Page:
Town hall leaders should reassess their own budgets instead of going cap-in-hand to central government

By Joe Ventre, digital campaign manager

Yesterday it emerged that over thirty council leaders have signed a letter to the Ministry of Housing, Communities and Local Government urging the government to assist households in the paying of their council tax bills, amidst the economic fallout of the coronavirus crisis.

One crucial way that councils up and down the country could help those struggling financially as a result of the crisis is get more support from government [sic] in helping people in financial hardship with council tax bills” the letter reads. “The coronavirus crisis has plunged many people into financial insecurity, with people losing their livelihoods overnight, and we believe that extra funding from Whitehall to assist those people is a measure that could ease some of the burden on those wondering how they will be able to put food on the table over the next few months.

Whilst the premise of this letter - that council tax is more burdensome than ever during this crisis - is absolutely correct, the councillors’ proposed means of easing the burden are, unfortunately, misguided. Rather, these town hall leaders should be seeking a solution closer to home.

As elected politicians, they are surely aware of the strain council tax places on struggling households in their local areas. They will know as well as we do, from our polling last year, that more than three quarters of the public support a cap on council tax rises. Why then, do councils continue to ratchet up their rates year-on-year to fund ill-conceived initiatives and sky-high pay packets? Our 2020 edition of the Town Hall Rich List has revealed a staggering 2,667 council employees across the country received in excess of £100,000 in remuneration in 2018-2019 - many of which were bolstered by bonuses and pension funds that would be unheard of in the private sector. Add to that the pet projects, some of which we identified in a recent blog, which ramp up council costs further. Instead of attempting to tug at the purse strings of an already stretched central government, local authorities would do better to reassess their own budgets and ensure that they’ve eradicated every penny of wasteful spending.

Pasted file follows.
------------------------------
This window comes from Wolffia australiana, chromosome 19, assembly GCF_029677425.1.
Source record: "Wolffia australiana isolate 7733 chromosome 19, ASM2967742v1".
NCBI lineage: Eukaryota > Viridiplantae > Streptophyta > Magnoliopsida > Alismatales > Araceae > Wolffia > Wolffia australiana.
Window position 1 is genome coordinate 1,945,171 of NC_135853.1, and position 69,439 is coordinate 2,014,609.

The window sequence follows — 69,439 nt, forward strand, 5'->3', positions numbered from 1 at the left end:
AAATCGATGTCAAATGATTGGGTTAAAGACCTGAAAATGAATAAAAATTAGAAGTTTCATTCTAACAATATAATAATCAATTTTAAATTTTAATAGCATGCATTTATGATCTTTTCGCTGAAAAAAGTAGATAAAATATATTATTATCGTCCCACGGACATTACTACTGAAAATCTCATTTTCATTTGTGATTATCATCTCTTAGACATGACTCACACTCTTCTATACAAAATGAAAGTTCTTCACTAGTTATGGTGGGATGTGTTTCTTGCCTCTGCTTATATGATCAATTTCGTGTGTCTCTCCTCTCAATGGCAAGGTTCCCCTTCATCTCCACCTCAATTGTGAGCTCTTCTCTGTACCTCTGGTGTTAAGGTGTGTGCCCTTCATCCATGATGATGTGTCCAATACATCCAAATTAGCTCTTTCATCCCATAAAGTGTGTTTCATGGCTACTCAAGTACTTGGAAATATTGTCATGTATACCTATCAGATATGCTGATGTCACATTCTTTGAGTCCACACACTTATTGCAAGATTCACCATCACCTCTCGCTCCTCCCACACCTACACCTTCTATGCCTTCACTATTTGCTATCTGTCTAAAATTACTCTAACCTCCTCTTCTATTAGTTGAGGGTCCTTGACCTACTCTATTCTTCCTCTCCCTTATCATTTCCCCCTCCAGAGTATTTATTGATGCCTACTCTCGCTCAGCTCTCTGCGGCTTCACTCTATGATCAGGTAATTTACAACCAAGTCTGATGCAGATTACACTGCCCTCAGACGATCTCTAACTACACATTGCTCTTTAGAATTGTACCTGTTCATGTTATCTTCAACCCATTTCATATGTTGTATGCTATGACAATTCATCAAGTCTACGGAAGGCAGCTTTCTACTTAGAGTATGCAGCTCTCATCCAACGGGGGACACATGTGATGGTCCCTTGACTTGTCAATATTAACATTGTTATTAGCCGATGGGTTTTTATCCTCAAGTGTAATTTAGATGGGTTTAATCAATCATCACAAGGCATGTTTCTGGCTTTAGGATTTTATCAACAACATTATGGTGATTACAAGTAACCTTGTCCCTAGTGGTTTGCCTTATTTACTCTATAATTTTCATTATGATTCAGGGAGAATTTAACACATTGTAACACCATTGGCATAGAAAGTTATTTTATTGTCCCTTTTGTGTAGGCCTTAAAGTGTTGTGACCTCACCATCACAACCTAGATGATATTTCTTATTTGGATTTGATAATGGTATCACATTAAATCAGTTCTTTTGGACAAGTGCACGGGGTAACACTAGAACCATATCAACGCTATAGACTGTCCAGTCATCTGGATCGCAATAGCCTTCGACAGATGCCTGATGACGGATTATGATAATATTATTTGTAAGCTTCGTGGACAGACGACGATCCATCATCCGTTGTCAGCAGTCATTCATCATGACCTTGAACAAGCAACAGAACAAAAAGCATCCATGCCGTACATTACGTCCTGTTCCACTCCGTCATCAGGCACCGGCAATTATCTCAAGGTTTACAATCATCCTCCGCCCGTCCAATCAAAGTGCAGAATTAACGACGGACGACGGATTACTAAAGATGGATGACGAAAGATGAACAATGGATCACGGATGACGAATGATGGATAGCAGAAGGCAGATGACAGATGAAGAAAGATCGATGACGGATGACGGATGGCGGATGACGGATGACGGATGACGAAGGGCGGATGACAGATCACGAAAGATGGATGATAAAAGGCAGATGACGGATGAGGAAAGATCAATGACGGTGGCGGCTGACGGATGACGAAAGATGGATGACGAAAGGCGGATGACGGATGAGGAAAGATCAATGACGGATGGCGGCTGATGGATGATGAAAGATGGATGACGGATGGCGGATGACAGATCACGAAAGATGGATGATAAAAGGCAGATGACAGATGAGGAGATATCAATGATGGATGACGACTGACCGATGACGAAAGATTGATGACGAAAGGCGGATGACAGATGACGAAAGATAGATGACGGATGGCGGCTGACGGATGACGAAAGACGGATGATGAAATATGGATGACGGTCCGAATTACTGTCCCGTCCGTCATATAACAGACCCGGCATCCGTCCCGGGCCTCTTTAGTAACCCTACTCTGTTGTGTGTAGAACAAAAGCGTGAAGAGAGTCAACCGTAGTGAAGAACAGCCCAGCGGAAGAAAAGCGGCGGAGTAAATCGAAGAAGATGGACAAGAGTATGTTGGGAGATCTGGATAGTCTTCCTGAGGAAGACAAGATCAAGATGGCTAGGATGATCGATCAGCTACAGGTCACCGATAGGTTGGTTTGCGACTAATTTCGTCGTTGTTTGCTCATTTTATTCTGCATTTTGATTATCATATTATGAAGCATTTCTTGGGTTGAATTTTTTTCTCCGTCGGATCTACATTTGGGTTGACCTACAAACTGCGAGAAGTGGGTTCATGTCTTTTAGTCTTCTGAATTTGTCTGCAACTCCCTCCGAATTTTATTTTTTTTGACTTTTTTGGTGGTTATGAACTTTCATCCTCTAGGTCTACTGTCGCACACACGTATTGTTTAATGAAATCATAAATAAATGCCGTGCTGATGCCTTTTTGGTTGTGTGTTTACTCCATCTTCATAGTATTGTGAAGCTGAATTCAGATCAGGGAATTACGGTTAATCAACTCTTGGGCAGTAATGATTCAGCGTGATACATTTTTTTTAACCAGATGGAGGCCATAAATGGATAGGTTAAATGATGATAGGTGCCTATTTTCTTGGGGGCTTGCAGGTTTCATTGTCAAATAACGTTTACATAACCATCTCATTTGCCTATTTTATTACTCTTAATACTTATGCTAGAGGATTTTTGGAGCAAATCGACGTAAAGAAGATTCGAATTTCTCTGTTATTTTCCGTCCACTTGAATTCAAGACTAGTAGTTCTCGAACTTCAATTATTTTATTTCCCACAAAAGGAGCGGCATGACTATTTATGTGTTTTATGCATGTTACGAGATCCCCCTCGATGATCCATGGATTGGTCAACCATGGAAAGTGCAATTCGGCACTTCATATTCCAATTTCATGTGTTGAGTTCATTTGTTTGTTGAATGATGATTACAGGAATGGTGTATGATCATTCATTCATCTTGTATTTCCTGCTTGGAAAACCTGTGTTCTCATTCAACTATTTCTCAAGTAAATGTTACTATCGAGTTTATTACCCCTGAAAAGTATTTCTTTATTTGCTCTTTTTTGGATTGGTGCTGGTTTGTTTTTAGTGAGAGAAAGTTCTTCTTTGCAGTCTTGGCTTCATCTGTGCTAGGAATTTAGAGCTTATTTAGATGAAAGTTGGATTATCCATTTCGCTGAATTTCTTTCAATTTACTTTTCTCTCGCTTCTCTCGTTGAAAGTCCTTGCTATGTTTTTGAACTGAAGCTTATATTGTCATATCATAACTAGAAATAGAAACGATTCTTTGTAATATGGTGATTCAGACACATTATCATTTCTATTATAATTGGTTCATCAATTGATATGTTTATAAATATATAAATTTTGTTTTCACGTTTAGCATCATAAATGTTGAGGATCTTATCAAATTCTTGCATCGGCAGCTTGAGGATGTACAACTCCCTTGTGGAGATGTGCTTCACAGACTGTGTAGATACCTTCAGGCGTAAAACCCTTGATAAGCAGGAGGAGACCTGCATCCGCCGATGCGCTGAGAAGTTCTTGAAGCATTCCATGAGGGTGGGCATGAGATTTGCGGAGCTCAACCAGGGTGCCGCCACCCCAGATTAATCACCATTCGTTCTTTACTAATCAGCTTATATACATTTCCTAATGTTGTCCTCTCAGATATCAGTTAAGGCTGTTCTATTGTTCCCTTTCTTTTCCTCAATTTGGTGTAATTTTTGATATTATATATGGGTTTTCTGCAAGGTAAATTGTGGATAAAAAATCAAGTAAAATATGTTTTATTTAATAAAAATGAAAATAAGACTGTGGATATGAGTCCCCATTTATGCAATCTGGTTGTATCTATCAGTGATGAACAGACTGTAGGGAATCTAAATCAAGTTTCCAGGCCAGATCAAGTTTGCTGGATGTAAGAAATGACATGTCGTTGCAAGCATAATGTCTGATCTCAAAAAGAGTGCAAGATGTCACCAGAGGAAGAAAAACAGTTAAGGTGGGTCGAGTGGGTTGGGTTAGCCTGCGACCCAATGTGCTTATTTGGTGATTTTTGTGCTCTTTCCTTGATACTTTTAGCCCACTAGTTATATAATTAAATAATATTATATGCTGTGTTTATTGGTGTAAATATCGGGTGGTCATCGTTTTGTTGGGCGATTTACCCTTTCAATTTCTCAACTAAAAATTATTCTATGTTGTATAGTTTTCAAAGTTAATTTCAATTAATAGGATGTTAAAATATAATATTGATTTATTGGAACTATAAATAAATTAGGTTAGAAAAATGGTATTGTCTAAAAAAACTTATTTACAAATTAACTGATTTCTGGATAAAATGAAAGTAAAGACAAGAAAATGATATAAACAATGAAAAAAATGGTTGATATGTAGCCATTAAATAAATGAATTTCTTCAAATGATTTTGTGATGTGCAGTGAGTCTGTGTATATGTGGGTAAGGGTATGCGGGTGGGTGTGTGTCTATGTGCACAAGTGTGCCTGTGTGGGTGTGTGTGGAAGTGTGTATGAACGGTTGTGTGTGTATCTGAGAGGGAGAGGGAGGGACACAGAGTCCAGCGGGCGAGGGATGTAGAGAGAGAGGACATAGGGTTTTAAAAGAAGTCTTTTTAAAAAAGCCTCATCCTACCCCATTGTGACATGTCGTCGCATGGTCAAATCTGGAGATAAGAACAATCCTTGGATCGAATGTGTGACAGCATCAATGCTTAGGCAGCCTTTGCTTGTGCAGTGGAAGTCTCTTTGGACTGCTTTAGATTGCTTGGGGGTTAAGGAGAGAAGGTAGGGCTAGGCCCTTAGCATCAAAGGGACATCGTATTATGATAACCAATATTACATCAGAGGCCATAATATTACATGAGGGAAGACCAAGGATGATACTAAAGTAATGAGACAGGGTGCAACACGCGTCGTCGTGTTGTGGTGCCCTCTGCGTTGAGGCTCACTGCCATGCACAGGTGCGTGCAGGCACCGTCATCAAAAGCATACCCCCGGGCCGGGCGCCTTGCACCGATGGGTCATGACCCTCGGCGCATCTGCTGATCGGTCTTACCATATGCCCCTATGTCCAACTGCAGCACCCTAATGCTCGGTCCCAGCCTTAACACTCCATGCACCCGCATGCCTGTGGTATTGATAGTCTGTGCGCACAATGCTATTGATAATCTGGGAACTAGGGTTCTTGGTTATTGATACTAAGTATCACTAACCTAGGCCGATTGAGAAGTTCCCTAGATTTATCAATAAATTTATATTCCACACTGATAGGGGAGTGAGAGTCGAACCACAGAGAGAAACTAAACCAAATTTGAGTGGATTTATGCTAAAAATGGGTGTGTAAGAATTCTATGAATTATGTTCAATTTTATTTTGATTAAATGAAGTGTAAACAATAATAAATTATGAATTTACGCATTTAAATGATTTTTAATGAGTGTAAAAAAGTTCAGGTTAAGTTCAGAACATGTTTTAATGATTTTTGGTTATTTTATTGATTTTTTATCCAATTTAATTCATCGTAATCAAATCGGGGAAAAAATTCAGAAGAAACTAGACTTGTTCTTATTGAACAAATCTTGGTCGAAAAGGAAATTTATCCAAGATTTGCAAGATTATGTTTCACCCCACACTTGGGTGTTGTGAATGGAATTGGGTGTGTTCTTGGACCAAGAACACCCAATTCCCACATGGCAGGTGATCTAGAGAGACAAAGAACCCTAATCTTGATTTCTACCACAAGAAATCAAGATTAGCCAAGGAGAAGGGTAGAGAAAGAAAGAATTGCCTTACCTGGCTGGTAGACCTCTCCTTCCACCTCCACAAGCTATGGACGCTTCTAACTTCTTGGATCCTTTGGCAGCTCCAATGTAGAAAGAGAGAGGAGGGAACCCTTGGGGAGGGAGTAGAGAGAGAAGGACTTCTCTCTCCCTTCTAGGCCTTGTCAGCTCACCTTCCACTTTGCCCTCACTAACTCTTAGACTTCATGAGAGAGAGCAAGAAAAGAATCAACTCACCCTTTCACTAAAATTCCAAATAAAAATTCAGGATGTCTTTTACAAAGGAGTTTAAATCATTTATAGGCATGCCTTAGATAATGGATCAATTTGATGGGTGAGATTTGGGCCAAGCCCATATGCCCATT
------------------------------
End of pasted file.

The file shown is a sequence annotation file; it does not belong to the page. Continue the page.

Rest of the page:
As part of our coronavirus response, we’re proposing local authorities freeze their rates and refocus their money on key frontline services. MPs across the country have called for this too. This will allow struggling households to plan ahead during this difficult period, whilst councils continue to deliver the important measures required to keep their communities safe. There are plenty of talented people in local authorities who are focused on delivering more for less, but that is needed across the board. The country needs every council to cut out waste and prioritise key services without resorting to punishing tax hikes on their residents.

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